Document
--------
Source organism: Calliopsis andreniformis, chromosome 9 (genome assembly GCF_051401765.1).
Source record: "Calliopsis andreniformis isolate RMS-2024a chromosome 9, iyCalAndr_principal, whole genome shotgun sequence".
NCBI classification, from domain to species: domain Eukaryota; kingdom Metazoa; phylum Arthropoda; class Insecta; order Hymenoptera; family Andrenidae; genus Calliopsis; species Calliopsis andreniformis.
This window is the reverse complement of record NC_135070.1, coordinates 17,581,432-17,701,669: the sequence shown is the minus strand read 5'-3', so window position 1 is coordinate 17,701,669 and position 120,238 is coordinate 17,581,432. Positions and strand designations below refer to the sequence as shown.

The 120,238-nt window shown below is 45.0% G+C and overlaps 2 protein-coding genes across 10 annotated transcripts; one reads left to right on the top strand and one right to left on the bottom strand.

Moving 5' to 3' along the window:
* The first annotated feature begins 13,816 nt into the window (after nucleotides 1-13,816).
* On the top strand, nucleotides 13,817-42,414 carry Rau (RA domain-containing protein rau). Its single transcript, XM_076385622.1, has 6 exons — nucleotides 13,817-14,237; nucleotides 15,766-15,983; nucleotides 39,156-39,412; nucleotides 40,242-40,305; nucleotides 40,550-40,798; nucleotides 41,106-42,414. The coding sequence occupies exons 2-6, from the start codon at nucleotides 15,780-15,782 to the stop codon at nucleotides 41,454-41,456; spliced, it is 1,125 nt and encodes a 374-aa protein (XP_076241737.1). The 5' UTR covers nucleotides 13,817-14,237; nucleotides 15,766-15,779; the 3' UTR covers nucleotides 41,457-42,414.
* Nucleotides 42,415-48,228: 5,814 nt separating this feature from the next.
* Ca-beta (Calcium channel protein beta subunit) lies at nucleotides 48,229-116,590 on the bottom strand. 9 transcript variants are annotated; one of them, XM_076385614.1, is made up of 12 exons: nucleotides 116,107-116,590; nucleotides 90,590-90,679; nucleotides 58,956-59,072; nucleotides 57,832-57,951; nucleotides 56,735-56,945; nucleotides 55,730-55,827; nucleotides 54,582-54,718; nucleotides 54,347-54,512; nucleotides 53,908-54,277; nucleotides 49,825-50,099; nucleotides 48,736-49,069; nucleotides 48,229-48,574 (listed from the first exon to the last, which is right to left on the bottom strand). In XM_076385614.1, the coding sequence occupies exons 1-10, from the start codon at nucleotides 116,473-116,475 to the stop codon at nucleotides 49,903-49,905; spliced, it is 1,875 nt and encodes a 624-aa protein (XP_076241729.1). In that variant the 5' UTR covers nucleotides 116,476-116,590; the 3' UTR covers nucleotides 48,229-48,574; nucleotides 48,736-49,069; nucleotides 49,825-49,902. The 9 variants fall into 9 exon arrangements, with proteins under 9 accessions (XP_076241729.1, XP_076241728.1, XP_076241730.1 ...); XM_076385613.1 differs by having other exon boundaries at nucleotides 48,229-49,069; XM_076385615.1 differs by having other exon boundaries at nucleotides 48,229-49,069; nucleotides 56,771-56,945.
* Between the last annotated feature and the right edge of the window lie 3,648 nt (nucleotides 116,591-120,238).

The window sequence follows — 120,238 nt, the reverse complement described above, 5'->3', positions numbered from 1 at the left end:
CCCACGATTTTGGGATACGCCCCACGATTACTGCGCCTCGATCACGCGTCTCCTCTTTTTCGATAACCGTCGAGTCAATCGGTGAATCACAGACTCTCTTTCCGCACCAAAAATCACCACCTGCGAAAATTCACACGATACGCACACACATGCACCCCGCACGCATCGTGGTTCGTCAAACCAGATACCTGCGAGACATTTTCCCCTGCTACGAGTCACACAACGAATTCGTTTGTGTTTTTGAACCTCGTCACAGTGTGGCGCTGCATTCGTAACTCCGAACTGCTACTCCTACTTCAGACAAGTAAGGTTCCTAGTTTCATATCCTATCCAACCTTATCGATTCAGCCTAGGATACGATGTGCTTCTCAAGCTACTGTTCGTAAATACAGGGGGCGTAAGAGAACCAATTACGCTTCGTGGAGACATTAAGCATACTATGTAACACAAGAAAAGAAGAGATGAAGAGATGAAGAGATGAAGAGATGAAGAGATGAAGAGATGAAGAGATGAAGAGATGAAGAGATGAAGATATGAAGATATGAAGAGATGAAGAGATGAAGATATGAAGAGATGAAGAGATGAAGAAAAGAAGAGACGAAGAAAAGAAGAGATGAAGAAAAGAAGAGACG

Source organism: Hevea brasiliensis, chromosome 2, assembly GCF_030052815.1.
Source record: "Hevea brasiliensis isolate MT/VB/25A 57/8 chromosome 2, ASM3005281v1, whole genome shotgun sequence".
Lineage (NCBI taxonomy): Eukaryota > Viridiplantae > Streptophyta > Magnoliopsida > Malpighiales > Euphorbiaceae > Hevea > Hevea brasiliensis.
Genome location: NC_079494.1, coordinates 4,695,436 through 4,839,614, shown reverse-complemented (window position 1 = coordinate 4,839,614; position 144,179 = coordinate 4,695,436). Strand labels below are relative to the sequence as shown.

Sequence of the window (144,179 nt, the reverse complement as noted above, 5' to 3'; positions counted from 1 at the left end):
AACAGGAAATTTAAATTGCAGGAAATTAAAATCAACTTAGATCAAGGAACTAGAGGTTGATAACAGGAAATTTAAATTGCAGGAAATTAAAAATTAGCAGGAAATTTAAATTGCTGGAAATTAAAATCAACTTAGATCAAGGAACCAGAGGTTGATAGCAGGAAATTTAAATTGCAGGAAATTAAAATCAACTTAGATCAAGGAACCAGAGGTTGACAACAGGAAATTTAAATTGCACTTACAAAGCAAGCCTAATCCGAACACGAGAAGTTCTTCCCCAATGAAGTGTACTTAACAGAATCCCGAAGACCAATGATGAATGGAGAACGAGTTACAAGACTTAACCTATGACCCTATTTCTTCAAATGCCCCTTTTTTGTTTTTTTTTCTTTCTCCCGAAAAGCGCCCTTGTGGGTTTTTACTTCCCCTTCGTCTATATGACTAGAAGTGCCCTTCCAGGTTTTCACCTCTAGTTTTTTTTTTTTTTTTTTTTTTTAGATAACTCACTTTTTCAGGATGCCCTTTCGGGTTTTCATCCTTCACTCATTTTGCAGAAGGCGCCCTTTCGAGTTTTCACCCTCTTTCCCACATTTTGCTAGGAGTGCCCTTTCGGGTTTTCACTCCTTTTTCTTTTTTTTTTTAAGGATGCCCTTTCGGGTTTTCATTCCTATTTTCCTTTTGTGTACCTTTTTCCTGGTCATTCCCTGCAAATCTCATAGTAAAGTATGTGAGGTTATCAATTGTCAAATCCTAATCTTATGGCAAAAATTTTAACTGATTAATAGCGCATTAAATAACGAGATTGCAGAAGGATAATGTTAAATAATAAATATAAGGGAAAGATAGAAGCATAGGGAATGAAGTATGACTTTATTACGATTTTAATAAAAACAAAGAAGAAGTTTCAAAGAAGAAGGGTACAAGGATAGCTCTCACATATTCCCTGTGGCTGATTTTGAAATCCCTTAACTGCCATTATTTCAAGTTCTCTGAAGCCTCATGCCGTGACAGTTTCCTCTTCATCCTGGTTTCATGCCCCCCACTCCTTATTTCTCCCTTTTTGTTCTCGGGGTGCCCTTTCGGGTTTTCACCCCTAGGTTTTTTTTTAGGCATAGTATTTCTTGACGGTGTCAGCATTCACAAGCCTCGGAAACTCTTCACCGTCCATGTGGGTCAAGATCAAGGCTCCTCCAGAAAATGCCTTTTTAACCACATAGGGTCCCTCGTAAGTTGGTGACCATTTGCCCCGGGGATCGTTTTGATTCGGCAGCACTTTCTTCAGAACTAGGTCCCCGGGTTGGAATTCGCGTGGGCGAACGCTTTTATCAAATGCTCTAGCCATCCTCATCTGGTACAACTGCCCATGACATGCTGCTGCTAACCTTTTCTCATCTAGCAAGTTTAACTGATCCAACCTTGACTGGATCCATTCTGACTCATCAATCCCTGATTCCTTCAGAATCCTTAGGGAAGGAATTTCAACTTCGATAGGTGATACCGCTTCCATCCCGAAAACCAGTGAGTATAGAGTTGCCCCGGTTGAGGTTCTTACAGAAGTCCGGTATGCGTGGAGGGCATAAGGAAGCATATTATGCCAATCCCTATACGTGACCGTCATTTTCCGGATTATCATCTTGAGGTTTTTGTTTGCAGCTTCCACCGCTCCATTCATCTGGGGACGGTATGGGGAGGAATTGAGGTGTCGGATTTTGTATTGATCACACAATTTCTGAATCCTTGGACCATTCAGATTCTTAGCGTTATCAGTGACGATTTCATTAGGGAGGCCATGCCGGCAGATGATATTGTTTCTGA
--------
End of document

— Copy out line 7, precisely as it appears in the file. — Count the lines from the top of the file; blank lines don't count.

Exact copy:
* The first annotated feature begins 13,816 nt into the window (after nucleotides 1-13,816).